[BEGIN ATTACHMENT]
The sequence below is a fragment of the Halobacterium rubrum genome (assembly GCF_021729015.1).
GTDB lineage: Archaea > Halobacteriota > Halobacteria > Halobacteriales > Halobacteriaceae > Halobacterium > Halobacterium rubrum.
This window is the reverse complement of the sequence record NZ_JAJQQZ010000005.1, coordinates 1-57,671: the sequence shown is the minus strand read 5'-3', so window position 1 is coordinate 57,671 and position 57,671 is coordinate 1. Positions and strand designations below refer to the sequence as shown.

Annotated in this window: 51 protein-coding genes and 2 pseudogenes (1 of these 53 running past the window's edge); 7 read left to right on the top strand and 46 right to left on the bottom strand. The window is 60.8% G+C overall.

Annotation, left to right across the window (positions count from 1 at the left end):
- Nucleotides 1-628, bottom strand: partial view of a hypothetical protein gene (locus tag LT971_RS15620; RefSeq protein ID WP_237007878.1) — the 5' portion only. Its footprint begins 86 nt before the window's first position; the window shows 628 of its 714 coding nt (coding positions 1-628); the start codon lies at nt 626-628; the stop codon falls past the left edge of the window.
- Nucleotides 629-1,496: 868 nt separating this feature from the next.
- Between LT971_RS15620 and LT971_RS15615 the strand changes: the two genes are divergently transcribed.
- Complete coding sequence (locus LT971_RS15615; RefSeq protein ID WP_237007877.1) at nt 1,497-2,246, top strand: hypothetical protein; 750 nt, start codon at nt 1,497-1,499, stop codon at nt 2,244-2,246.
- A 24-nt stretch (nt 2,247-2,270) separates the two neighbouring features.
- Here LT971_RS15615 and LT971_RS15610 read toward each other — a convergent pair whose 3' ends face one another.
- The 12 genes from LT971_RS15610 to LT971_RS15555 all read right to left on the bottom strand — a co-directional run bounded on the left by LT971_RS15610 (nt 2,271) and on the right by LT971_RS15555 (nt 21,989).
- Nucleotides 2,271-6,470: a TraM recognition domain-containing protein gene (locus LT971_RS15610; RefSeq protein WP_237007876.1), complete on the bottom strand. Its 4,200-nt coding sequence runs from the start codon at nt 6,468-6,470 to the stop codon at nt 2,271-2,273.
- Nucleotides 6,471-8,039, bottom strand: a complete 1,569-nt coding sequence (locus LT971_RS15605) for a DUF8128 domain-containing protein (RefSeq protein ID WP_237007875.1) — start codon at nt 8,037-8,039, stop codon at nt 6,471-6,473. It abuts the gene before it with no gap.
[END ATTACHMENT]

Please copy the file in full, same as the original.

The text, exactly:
The sequence below is a fragment of the Halobacterium rubrum genome (assembly GCF_021729015.1).
GTDB lineage: Archaea > Halobacteriota > Halobacteria > Halobacteriales > Halobacteriaceae > Halobacterium > Halobacterium rubrum.
This window is the reverse complement of the sequence record NZ_JAJQQZ010000005.1, coordinates 1-57,671: the sequence shown is the minus strand read 5'-3', so window position 1 is coordinate 57,671 and position 57,671 is coordinate 1. Positions and strand designations below refer to the sequence as shown.

Annotated in this window: 51 protein-coding genes and 2 pseudogenes (1 of these 53 running past the window's edge); 7 read left to right on the top strand and 46 right to left on the bottom strand. The window is 60.8% G+C overall.

Annotation, left to right across the window (positions count from 1 at the left end):
- Nucleotides 1-628, bottom strand: partial view of a hypothetical protein gene (locus tag LT971_RS15620; RefSeq protein ID WP_237007878.1) — the 5' portion only. Its footprint begins 86 nt before the window's first position; the window shows 628 of its 714 coding nt (coding positions 1-628); the start codon lies at nt 626-628; the stop codon falls past the left edge of the window.
- Nucleotides 629-1,496: 868 nt separating this feature from the next.
- Between LT971_RS15620 and LT971_RS15615 the strand changes: the two genes are divergently transcribed.
- Complete coding sequence (locus LT971_RS15615; RefSeq protein ID WP_237007877.1) at nt 1,497-2,246, top strand: hypothetical protein; 750 nt, start codon at nt 1,497-1,499, stop codon at nt 2,244-2,246.
- A 24-nt stretch (nt 2,247-2,270) separates the two neighbouring features.
- Here LT971_RS15615 and LT971_RS15610 read toward each other — a convergent pair whose 3' ends face one another.
- The 12 genes from LT971_RS15610 to LT971_RS15555 all read right to left on the bottom strand — a co-directional run bounded on the left by LT971_RS15610 (nt 2,271) and on the right by LT971_RS15555 (nt 21,989).
- Nucleotides 2,271-6,470: a TraM recognition domain-containing protein gene (locus LT971_RS15610; RefSeq protein WP_237007876.1), complete on the bottom strand. Its 4,200-nt coding sequence runs from the start codon at nt 6,468-6,470 to the stop codon at nt 2,271-2,273.
- Nucleotides 6,471-8,039, bottom strand: a complete 1,569-nt coding sequence (locus LT971_RS15605) for a DUF8128 domain-containing protein (RefSeq protein ID WP_237007875.1) — start codon at nt 8,037-8,039, stop codon at nt 6,471-6,473. It abuts the gene before it with no gap.